With all the news around the Robinhood drama and the possibility of the firm going public, the IPO market seems to be gaining recognition. In fact, 2020 was an unprecedented year for IPOs reminiscent of the 1990s. What is an IPO, and should consumers invest in them?
Let us Explain IPO’s.
IPO’s or Initial Public Offerings are the way privately owned companies become publicly owned by offering stock shares in the company to the public. Owners of the company are motivated to do this for a few reasons, one reason is it makes their ownership in their company more liquid since they can now sell their shares on the stock market and reinvest in other things enabling them to diversify their net worth. Another reason they do it is to help the growth of the firm, by selling shares of the firm in the IPO they get access to outside capital from investors. When companies go public and offer their shares, they have several regulatory hurdles to overcome with the Securities and Exchange Commission, etc. They also typically will hire a large investment banking firm such as Goldman Sachs to assist them with the public offering including pricing it. After the iPO is issued it is now available to be traded on a stock exchange.
Many investors are excited by IPO’s since it is the first time, they can invest in what they think could be a winning company. It is important to understand though that for the original owners and founders of the company one of their biggest goals is to cash out part of their value in the company therefore the shares are priced to benefit them and
Should Investors invest in IPOS?
Investors should be careful in considering IPO’s since their price has been set by analysts, investment bankers, and the private owners of the company, all with a clear conflict of interest with public purchasers. Those people want to maximize the price so they can make the most commission for the investment bankers and for owners the greatest value for their ownership. The pricing of the shares once they hit the market now suddenly will be priced more according to what outsiders with no conflict feel the company is worth. We caution you though that many shares take a huge jump in value after the IPO since there tends to be irrational excitement over it by the public and that excitement leads to a supply and demand issue where demand far exceeds the supply of shares issued driving up the price. We have seen many IPO’s drop in price in the weeks and months after the IPO. One that comes to mind was the IPO for Red Hat, a company that was selling “free” software, Linux.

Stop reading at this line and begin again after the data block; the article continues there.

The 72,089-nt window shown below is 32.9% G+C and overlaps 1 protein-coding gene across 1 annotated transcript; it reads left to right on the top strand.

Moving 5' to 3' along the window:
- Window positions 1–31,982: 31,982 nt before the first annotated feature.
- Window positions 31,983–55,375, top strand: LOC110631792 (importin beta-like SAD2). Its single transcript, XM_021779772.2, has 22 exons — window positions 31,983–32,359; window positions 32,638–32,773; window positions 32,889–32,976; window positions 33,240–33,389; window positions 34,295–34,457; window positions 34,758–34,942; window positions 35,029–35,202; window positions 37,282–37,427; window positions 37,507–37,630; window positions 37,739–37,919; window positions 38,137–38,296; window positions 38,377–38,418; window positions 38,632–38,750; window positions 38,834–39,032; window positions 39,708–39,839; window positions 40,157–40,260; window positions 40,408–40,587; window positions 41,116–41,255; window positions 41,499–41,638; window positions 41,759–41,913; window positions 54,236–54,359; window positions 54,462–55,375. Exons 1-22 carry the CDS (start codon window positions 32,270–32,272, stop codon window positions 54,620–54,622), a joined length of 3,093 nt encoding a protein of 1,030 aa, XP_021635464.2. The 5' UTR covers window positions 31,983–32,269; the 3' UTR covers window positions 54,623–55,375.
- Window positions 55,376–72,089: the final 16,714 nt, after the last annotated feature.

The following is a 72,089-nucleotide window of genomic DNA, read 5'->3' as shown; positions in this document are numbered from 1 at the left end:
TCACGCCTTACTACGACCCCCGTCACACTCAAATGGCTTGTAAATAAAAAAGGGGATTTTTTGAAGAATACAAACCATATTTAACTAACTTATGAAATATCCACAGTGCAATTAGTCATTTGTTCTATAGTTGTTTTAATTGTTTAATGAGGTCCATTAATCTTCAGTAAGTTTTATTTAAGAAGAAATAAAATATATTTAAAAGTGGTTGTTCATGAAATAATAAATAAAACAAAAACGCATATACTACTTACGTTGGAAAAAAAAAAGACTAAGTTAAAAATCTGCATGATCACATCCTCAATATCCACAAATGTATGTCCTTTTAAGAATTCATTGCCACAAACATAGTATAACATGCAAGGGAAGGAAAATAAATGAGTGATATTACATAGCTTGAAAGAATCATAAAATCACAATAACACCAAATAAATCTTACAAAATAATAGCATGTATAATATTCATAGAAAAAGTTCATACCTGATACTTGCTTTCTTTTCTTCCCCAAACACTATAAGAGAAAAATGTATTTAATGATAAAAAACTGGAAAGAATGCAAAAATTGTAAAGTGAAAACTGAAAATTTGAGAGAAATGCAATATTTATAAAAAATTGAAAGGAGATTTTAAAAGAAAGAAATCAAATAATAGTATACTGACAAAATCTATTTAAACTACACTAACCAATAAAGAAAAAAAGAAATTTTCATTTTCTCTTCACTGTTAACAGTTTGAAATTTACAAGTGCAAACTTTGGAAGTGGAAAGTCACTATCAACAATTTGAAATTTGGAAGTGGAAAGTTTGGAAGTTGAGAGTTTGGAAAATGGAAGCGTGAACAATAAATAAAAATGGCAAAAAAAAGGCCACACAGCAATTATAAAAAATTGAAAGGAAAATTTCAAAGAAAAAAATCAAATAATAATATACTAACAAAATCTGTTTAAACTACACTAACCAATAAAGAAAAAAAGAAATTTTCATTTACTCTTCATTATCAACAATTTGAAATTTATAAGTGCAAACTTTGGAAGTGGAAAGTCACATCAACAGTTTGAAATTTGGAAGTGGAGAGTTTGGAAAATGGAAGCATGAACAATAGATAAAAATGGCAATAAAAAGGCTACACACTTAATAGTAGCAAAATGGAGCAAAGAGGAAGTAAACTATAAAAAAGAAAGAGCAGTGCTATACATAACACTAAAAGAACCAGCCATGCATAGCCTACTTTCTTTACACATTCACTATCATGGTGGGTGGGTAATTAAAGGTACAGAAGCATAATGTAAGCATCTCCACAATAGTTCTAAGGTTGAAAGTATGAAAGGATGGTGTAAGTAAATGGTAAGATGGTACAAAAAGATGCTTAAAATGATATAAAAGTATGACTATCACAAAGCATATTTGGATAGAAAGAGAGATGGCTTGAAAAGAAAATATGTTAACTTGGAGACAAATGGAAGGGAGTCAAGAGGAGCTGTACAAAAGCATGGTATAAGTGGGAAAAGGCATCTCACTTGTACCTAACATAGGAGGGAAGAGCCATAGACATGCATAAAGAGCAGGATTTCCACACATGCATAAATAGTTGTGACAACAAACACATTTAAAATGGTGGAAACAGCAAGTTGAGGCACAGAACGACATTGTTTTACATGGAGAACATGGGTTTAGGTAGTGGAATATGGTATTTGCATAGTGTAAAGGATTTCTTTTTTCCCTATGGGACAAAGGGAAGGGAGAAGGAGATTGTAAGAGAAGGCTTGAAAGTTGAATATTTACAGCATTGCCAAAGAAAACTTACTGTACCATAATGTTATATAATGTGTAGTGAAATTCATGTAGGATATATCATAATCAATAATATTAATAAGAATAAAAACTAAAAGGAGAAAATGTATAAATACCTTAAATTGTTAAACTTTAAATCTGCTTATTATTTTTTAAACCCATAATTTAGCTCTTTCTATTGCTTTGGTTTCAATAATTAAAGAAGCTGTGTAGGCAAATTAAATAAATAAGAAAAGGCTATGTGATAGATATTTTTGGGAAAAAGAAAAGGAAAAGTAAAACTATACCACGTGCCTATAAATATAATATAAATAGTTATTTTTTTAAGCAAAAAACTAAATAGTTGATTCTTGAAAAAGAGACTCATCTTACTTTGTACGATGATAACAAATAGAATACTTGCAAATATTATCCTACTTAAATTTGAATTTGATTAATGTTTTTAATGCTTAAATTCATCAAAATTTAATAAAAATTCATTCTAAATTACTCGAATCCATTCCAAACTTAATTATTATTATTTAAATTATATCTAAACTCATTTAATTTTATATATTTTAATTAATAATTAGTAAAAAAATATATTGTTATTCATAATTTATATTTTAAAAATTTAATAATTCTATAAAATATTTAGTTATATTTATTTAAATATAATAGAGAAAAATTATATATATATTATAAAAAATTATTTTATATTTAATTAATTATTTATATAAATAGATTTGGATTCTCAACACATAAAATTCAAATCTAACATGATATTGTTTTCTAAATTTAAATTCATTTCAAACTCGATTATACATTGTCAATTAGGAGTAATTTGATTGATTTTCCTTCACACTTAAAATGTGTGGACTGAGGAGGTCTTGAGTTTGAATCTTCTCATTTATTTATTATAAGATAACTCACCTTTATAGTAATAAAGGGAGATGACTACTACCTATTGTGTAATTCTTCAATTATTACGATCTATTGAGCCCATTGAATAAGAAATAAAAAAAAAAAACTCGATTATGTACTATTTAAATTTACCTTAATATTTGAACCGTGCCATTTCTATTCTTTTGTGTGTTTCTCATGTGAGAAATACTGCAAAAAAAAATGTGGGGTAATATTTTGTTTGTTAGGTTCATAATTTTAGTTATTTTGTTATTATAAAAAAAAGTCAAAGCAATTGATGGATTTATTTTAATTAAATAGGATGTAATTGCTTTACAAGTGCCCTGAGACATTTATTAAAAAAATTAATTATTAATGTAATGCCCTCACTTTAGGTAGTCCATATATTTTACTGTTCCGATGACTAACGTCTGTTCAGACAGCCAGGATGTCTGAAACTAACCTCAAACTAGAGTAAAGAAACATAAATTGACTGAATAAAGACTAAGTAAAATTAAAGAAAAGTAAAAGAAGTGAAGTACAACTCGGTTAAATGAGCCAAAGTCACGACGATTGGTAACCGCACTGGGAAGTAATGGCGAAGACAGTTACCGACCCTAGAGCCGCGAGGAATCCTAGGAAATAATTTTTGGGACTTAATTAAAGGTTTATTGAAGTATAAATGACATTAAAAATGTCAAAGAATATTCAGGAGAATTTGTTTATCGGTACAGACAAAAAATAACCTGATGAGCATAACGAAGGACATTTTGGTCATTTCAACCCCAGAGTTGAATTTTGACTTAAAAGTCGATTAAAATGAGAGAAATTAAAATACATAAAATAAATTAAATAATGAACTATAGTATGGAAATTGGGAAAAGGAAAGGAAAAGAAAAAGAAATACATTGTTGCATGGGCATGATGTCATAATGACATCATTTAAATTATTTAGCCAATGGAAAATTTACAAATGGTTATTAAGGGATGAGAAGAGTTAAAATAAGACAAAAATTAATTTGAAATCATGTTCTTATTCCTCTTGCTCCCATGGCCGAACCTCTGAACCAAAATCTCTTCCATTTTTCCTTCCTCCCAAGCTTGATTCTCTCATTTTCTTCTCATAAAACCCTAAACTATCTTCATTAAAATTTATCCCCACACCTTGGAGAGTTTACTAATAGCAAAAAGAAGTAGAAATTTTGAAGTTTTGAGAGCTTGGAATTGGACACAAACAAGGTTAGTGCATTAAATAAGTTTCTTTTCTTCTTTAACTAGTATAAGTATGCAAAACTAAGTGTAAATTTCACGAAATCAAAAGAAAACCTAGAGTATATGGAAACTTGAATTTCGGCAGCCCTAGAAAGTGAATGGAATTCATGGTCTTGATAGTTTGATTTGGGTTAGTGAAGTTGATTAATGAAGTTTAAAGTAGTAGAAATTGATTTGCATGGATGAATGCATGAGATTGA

Overall, underwriters have difficulty pricing an IPO because there is no current price available, naturally, they want to price it as high as possible since they do not want the issuer to “leave money on the table”. An IPO is not always a good investment, Google and Amazon were great investments, Groupon and pets.com not so much.
The usual customers that purchase IPO stocks are institutional investors, other banks, and firms, who buy large blocks of stocks, those institutions, in turn, sell the shares to individuals. The typical price behavior for IPO stocks exhibits a characteristic shape; during the initial IPO when the investment bank makes a profit on its shares of stock the price rises and sometimes doubles or triples, then the stock declines. It only finds its appropriate valuation once the company has demonstrated the likelihood of profits.
We saw this shape with profitable companies (like Google) and unprofitable companies (like Groupon). The Google IPO opened on Aug. 19, 2004 at $85/share and closed the first day at $100.34. Ten years later, on August 21,2014 the stock was trading at $583.71 and as of yesterday’s close it is at $2086.48.
On the other hand, Groupon IPO opened on November 4th, 2011 at $28/share and closed at $26.11 the first day. Ten years later, November 6, 2020 it was trading at $22.32/share.
In both cases there was an initial bump in the price of the stock and then the price came down. Groupon kept declining whereas Google found the appropriate valuation based upon its is expected profits. Long-term individual investors make money from their shares ONLY IF the company is profitable.
So What Should You Do?
Ignore the hype! The lesson in all of this is that usually there is no reason to be first in the purchase. Let the stock find its value, once it is clear the company will turn a profit then it is time to wade in. always stay well diversified and never let any stock represent more that 2-3% of your portfolio.
 Here is a list of some: https://blog.cheapism.com/companies-going-public-flop-17124/